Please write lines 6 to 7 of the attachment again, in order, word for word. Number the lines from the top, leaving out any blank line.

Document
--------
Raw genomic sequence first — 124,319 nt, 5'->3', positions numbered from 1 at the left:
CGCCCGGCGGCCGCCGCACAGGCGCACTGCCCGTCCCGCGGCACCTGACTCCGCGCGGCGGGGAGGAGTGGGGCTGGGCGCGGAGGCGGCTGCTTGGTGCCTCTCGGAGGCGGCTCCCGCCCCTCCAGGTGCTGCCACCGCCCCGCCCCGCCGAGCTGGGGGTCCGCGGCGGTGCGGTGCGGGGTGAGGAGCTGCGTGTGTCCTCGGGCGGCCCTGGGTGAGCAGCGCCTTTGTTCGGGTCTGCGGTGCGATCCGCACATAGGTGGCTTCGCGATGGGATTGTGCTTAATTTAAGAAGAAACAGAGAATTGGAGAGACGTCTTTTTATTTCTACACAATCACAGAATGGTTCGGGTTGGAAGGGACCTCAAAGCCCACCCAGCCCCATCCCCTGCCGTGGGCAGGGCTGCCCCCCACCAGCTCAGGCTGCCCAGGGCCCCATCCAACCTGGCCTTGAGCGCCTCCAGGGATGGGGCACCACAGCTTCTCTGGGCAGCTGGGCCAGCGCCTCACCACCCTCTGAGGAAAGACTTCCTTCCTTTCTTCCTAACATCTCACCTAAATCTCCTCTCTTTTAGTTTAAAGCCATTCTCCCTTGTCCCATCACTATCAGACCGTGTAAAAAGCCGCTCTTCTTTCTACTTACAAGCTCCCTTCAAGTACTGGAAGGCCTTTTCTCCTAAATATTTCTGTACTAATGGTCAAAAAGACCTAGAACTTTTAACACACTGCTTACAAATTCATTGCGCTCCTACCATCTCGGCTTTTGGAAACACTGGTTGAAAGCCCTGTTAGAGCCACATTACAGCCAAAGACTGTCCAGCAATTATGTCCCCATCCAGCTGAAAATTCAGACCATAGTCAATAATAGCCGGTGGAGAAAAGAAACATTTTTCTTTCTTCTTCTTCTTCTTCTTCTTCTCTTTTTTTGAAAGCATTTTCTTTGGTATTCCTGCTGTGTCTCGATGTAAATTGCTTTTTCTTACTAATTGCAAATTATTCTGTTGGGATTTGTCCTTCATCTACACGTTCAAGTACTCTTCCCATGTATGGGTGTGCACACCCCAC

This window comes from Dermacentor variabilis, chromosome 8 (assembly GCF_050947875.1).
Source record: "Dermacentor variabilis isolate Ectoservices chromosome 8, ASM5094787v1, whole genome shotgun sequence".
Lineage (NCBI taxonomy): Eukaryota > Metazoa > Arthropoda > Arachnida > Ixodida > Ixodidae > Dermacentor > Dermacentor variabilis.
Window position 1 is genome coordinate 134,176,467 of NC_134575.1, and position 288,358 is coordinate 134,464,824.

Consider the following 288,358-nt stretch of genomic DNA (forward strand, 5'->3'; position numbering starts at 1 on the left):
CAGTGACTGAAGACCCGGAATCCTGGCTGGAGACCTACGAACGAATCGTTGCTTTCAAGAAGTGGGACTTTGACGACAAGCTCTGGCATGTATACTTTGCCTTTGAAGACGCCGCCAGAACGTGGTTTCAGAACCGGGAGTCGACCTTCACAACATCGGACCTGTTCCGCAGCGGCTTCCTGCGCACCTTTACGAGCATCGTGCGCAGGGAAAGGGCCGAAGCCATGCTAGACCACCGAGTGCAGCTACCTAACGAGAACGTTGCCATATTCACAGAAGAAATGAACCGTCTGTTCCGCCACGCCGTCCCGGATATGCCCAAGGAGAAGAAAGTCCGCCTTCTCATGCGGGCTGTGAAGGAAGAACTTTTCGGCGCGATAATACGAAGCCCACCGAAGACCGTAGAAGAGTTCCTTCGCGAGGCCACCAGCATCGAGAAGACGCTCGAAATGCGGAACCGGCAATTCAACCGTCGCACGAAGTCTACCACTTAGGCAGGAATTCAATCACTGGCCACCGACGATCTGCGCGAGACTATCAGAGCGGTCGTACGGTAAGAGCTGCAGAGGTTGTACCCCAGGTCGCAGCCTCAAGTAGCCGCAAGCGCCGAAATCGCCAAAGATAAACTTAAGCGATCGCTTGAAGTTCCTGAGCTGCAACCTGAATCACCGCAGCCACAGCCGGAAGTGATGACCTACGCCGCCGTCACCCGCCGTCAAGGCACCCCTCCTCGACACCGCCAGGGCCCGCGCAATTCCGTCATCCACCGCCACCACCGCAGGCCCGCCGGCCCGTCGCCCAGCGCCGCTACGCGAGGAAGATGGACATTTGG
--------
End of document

Window position 1 is genome coordinate 134,176,467 of NC_134575.1, and position 288,358 is coordinate 134,464,824.

Consider the following 288,358-nt stretch of genomic DNA (forward strand, 5'->3'; position numbering starts at 1 on the left):